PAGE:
This movie is bizarre, but that just furthered my enjoyment. The performances being so earnest, as if it were a real biopic despite the ridiculous plot lines, on top of the self-awareness that writing parody music is a bizarre career path to gain fame from, makes the movie so much more enjoyable than the simple joke of “a dramatic biopic of Weird Al.” It takes that idea and elevates it into a film that is not only entertaining, but a poignant reflection on the musician biopic genre as a whole, making us ask ourselves, “When does exaggeration go too far?” The answer turns out to be insisting that Michael Jackson ripped off “Weird Al.”

Title: “Weird: The Al Yankovic Story”

Director: Eric Appel

Starring: Daniel Radcliffe, Evan Rachel Wood, Rainn Wilson

If you liked: “This is Spinal Tap,” “Rocketman”

Shamrocks: 4.5 out of 5

Contact Andy Ottone at


The Simpsons’ ‘Treehouse of Horrors’: All 33 of them

Before we start, I know what you’re thinking: a Halloween article in November? One may think I’m getting to this late, but I prefer to say I’m getting a head start on next year’s celebrations. 

Like death, taxes and tax evasion, the Simpsons’ Halloween special is an inevitability. Every year since the show’s second season, the cartoon has presented short stories themed around the holiday. While the collection is known as “Treehouse of Horror,” this was not the official name of the special until the 20th entry. Every title card before the special was simply referred to as “The Simpsons Halloween Special.”

I watched all of them. 

Let’s break down the structure of these specials. Typically, there is an introduction to the episode, sometimes setting up a framing device that shows the sketches as stories told by characters. This framing structure was abandoned early on in the history of the specials. Then, we get to the stories which are often parodies of horror movies. The Simpsons’ 34-seasons run is famous for its commentary on a variety of films, television shows, real-life events and classic horror literature such as Edgar Allan Poe’s “The Raven” or Grimm’s Fairy Tales. Plus, the Halloween specials are famous for their alien running gag. They were in the first, and now we’re stuck with them, whether they contribute to the plot or not. It’s mostly the latter.

There is a lot of gore in the earlier specials that seems shocking by modern standards. Through the years, it’s become much less intense. While watching the specials, I ran into one themed around Thanksgiving. Somehow, this Thanksgiving special was the most gruesome and terrifying in years, with lots of blood and gore featured in the episode. Ironic, considering it wasn’t even an official Halloween special.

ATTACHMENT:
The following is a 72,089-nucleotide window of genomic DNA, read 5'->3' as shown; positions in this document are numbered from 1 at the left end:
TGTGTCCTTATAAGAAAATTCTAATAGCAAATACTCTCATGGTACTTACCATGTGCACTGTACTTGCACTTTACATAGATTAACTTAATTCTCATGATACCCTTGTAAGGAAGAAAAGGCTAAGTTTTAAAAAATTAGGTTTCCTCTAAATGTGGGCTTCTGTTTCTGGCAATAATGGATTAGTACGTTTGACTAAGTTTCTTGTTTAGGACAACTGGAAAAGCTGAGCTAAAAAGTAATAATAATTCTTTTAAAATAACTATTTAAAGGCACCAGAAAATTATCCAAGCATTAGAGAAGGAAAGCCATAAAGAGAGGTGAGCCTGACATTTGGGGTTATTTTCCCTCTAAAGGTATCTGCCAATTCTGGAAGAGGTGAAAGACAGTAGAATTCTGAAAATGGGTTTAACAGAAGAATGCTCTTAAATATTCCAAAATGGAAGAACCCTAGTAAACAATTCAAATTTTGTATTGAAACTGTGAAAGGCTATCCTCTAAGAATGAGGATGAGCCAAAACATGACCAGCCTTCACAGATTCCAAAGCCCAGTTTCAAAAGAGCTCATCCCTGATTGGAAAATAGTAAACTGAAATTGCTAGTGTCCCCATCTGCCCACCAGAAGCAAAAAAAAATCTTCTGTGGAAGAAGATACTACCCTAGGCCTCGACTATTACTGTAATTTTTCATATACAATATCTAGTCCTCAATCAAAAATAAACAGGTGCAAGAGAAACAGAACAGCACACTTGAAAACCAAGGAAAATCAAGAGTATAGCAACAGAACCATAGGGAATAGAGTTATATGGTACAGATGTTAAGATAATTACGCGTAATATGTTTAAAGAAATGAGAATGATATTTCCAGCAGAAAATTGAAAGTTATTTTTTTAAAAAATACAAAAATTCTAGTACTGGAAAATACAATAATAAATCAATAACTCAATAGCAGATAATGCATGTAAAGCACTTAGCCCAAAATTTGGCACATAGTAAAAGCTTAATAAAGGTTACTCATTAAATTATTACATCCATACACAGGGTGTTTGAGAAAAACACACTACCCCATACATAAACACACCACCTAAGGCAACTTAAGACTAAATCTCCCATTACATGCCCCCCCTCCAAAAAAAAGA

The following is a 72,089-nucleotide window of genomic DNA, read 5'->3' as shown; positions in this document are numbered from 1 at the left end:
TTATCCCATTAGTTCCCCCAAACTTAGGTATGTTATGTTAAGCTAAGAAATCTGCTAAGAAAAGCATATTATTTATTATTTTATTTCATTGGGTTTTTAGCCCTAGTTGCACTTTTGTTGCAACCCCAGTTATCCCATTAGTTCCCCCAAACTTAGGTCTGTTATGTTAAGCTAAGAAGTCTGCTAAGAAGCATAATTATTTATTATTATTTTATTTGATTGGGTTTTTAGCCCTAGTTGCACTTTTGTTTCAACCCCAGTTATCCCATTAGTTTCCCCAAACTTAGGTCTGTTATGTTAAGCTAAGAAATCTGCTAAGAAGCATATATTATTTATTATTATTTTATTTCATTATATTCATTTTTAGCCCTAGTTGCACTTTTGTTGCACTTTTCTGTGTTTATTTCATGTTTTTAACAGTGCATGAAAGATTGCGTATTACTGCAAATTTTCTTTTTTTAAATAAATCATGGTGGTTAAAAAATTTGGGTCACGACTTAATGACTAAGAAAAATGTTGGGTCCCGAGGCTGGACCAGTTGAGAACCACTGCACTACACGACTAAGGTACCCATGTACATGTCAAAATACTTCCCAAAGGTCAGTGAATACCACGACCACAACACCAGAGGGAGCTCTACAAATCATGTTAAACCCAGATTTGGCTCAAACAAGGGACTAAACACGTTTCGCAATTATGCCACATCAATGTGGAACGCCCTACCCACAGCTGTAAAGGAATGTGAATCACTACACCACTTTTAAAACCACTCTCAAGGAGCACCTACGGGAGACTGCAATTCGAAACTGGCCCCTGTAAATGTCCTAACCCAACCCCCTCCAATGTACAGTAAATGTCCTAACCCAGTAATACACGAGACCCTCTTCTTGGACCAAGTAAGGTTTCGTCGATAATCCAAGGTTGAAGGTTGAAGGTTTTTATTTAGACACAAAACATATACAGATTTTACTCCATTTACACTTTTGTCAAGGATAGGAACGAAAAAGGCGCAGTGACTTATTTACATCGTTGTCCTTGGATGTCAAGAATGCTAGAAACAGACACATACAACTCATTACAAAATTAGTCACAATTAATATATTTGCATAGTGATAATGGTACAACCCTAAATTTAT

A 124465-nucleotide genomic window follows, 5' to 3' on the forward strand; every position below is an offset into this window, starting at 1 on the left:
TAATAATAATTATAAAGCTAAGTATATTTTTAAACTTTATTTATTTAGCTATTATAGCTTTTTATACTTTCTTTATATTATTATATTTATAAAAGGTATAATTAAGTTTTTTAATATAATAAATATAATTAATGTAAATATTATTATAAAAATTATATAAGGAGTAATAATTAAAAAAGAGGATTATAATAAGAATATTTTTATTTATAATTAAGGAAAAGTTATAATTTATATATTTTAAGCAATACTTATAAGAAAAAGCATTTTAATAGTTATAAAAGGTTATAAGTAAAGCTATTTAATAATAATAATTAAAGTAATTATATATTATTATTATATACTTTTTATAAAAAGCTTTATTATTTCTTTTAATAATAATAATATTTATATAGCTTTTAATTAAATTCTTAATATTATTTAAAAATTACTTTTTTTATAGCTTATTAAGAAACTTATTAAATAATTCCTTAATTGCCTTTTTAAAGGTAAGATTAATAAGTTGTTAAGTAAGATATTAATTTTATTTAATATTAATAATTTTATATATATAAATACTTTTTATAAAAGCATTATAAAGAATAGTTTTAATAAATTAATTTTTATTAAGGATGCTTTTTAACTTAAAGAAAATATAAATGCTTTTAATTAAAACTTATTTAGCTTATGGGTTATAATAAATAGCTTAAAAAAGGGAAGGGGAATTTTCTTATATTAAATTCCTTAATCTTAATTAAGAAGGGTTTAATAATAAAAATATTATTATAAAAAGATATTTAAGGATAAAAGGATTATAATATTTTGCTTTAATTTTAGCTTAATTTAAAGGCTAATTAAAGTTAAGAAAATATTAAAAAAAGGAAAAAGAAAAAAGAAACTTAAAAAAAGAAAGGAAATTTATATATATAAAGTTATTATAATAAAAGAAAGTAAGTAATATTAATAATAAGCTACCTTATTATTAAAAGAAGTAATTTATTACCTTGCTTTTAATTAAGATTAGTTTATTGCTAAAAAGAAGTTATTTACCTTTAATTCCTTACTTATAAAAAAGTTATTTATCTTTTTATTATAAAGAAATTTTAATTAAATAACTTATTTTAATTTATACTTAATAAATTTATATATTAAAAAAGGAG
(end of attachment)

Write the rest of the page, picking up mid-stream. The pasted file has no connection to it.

This year’s special was preceded by another spooky parody: “Not IT,” a spoof on Stephen King’s “IT,” featuring Springfield’s resident clown Krusty as Pennywise. “Treehouse of Horror XXXIII” itself is a traditional special, parodying Death Note, Westworld and the Babadook. But I didn’t just watch the most recent Halloween special, I watched all of them and have some thoughts on the collection.

My favorite parody is “The Shinning” in “Treehouse of Horror V,” based on Stephen King’s “The Shining” and Kubrick’s movie adaptation. The parody is successful in ways that others fail: While some of the homages retell the story in a funny way without regard to how the Simpsons characters would act, this particular parody felt accurate to both its inspiration and The Simpsons characters. 

My favorite non-parody was “Life’s a Glitch, Then You Die,” from “Treehouse of Horrors X” focusing on the Y2K crisis. While it certainly dates the sketch, it can serve as a time capsule of sorts, reminding older viewers of what the late 90s were like and making younger audiences curious about the time period.

My favorite alien story was “Hungry Are The Damned,” from the first Halloween special. Sadly, I feel this was the peak for alien characters Kang and Kodos. It’s the only episode where the aliens feel like real characters rather than shoe-horned in spoofs or simple stand-ins for generic non-human creatures. 

Was it easy to watch all of these specials? Yes, obviously. It’s watching TV. Would I recommend it, though? Not necessarily. The episodes become predictable at some point. Certain sketches stand out, but overall they’re rooted in the time they were made. My advice is to watch them as they air, and if you rewatch the old ones, just have Google ready for some of the jokes.

You can bet I’ll tune in next year and every year after that.


‘And a Movie’: The story of ‘Community’